Farm Horizons, February 2014

Diapause in creatures

By Christine Schlueter
McLeod CountyMaster Gardener

Where do the creatures go in winter?

The ground is alive with myriads of ants, bugs, beetles, caterpillars, and smaller forms of insect life.

Inevitably there comes a night when the temperature drops much below the freezing point and the vegetation is thickly coated with frost.

On the following day, no insects are seen or heard. Where did they go?

The thing about insects is that they do not have body fat like bears or gophers, to survive freezing temperatures and keep internal fluids from turning to ice. Insects need a way to cope with the ups and downs of temperatures in their environment.

A few species of butterflies and moths migrated sout earlier in autumn: notably the Monarch butterfly – sometimes in vast flocks, sometimes as far as the West Indies – and some of them, tattered and worn, return in spring to lay eggs on young milkweeds.

Adult angle-winged butterflies, such as the Mourning Cloak and Red Admiral, hibernate in outbuildings or hollow trees and become torpid, but on balmy winter days, may emerge and flutter aimlessly about. Others just stay in the pupa stage until spring.

The grasshoppers died. So did all but a few species of butterflies, moths, and the adults of many other kinds of insects whose young, however, pass through winter in the egg stage or hibernate as larvae, pupae, or nymphs.

The ants huddle in their burrows. The honeybees huddle in their hives. The bumblebee queens and the queens of colonies of social wasps have crept into protected places where they hibernate until spring, but the males and workers died. There is warmth in numbers and being close to each other.

Those that hibernate in the ground have to find a place where they can go below the depth of the soil that freezes above.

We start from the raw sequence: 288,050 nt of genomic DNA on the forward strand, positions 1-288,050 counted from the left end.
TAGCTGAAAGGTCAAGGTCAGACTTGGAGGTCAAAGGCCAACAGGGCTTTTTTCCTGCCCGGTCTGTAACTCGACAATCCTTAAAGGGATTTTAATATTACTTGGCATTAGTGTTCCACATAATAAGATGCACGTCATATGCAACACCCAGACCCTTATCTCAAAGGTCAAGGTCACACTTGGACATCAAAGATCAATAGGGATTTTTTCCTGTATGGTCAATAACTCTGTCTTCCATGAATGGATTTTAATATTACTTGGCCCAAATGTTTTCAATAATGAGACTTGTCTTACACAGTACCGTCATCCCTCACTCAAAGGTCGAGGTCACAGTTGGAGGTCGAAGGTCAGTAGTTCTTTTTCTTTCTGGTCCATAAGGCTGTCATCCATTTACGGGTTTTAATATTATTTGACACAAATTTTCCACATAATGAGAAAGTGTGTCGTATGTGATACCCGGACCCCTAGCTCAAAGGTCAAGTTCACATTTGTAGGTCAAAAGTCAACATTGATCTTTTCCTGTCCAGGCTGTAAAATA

All of the male mosquitoes died. Fertilized females of the common house mosquito congregated in cellars, catch-basins, hollow trees, and other protected places where they hibernate. The woodland and floodwater mosquitoes winter over as eggs.

Other insects are seeking places to hibernate and manage to creep through cracks and invade our homes: houseflies, the bluebottle and greenbottle blowflies, wasps, lady beetles, and that harmless nuisance the boxelder bug. Usually, when it is cold, they hibernate in clusters to keep warm.

Some kinds of adult insects can endure long periods of extreme cold while hibernating if those periods are continuous – not interrupted by warm thawing days, and some, believe it or not, survive being frozen.

This is a state called diapause which basically means “sleep time,” which is different than hibernation because there is no growth during this time.

There are two kinds of diapause:

Obligatory, which means that an animal or insect must do this at some stage in its development and has no choice in doing so.

Facultative meaning that sleeping is because something bad is going to happen. This is different than other kinds of hibernation that happen after something bad happens. With facultative diapause, the creature goes to sleep before drought or cold winter.

It really is all in the genes of the animal or creature. They instinctively do what their body tells them to do. It is interesting to find out what each type does, and why.

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